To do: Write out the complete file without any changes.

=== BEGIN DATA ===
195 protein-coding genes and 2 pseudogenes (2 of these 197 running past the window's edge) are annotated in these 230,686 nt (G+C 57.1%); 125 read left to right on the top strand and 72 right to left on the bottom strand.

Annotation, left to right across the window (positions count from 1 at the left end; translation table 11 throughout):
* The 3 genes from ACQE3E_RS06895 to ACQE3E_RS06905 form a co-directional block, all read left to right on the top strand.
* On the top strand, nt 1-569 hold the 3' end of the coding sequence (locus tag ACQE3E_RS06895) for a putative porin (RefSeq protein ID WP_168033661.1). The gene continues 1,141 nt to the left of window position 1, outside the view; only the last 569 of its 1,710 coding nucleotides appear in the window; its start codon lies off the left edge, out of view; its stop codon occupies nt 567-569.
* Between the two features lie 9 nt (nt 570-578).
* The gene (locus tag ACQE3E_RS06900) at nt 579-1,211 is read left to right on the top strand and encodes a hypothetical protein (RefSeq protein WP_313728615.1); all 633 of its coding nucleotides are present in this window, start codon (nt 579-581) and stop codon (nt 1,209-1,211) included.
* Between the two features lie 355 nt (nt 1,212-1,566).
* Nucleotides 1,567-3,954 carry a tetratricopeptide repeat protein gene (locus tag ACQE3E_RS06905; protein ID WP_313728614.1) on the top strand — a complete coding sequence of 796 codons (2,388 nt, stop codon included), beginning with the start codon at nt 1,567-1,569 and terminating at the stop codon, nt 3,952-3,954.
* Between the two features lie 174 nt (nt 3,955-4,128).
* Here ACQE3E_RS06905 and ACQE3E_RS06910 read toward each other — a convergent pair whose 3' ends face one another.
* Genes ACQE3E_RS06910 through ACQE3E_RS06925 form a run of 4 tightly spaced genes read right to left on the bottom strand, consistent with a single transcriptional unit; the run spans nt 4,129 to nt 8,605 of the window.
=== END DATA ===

195 protein-coding genes and 2 pseudogenes (2 of these 197 running past the window's edge) are annotated in these 230,686 nt (G+C 57.1%); 125 read left to right on the top strand and 72 right to left on the bottom strand.

Annotation, left to right across the window (positions count from 1 at the left end; translation table 11 throughout):
* The 3 genes from ACQE3E_RS06895 to ACQE3E_RS06905 form a co-directional block, all read left to right on the top strand.
* On the top strand, nt 1-569 hold the 3' end of the coding sequence (locus tag ACQE3E_RS06895) for a putative porin (RefSeq protein ID WP_168033661.1). The gene continues 1,141 nt to the left of window position 1, outside the view; only the last 569 of its 1,710 coding nucleotides appear in the window; its start codon lies off the left edge, out of view; its stop codon occupies nt 567-569.
* Between the two features lie 9 nt (nt 570-578).
* The gene (locus tag ACQE3E_RS06900) at nt 579-1,211 is read left to right on the top strand and encodes a hypothetical protein (RefSeq protein WP_313728615.1); all 633 of its coding nucleotides are present in this window, start codon (nt 579-581) and stop codon (nt 1,209-1,211) included.
* Between the two features lie 355 nt (nt 1,212-1,566).
* Nucleotides 1,567-3,954 carry a tetratricopeptide repeat protein gene (locus tag ACQE3E_RS06905; protein ID WP_313728614.1) on the top strand — a complete coding sequence of 796 codons (2,388 nt, stop codon included), beginning with the start codon at nt 1,567-1,569 and terminating at the stop codon, nt 3,952-3,954.
* Between the two features lie 174 nt (nt 3,955-4,128).
* Here ACQE3E_RS06905 and ACQE3E_RS06910 read toward each other — a convergent pair whose 3' ends face one another.
* Genes ACQE3E_RS06910 through ACQE3E_RS06925 form a run of 4 tightly spaced genes read right to left on the bottom strand, consistent with a single transcriptional unit; the run spans nt 4,129 to nt 8,605 of the window.